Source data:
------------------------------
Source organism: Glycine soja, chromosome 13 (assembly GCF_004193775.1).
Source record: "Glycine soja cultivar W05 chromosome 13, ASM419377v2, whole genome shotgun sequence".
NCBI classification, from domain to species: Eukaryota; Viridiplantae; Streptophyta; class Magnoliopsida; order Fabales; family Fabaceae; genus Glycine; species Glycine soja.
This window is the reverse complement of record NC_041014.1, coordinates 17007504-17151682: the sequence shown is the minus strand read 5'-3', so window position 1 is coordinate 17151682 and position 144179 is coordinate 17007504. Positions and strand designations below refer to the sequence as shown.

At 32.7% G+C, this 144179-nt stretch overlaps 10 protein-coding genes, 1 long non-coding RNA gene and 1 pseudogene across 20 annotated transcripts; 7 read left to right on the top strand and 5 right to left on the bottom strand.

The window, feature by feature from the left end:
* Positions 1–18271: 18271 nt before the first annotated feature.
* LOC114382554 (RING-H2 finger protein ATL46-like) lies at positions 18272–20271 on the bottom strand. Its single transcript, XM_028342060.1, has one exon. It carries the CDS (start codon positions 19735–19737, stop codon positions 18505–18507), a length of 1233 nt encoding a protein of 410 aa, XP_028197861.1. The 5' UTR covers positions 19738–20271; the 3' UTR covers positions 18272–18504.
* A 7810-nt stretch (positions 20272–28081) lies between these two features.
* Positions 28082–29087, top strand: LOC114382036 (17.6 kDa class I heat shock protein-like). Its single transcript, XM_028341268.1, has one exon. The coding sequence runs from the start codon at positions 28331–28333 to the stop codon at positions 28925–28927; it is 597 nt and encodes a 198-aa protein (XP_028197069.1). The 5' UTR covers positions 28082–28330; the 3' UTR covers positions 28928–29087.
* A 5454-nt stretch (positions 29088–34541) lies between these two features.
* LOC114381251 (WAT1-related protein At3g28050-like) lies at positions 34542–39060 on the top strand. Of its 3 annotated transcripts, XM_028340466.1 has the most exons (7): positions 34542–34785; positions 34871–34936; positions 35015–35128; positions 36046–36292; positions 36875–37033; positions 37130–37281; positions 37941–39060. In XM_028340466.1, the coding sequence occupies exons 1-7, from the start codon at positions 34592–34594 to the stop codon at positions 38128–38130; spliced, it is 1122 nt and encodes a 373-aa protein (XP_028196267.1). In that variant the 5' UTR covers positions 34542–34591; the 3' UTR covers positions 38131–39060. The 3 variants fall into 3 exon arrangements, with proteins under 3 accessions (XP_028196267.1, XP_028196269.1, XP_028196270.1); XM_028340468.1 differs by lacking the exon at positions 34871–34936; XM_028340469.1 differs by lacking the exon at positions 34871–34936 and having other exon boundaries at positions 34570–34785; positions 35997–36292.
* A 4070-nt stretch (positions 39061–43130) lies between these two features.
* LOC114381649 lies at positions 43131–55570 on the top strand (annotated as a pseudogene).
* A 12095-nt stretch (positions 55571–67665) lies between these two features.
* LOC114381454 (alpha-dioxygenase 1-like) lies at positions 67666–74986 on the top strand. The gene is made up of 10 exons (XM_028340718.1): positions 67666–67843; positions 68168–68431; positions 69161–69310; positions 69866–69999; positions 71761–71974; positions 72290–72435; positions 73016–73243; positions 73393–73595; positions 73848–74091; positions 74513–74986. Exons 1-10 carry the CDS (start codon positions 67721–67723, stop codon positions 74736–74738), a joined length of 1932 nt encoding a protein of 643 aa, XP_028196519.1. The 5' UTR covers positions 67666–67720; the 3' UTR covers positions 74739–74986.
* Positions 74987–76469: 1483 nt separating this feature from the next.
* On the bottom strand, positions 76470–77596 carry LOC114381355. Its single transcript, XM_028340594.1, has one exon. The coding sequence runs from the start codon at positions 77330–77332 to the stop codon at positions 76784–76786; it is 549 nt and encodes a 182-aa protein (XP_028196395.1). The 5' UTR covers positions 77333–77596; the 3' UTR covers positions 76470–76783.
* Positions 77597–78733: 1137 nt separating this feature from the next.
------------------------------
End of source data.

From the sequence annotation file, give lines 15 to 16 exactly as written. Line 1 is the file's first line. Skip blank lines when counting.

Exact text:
* A 12095-nt stretch (positions 55571–67665) lies between these two features.
* LOC114381454 (alpha-dioxygenase 1-like) lies at positions 67666–74986 on the top strand. The gene is made up of 10 exons (XM_028340718.1): positions 67666–67843; positions 68168–68431; positions 69161–69310; positions 69866–69999; positions 71761–71974; positions 72290–72435; positions 73016–73243; positions 73393–73595; positions 73848–74091; positions 74513–74986. Exons 1-10 carry the CDS (start codon positions 67721–67723, stop codon positions 74736–74738), a joined length of 1932 nt encoding a protein of 643 aa, XP_028196519.1. The 5' UTR covers positions 67666–67720; the 3' UTR covers positions 74739–74986.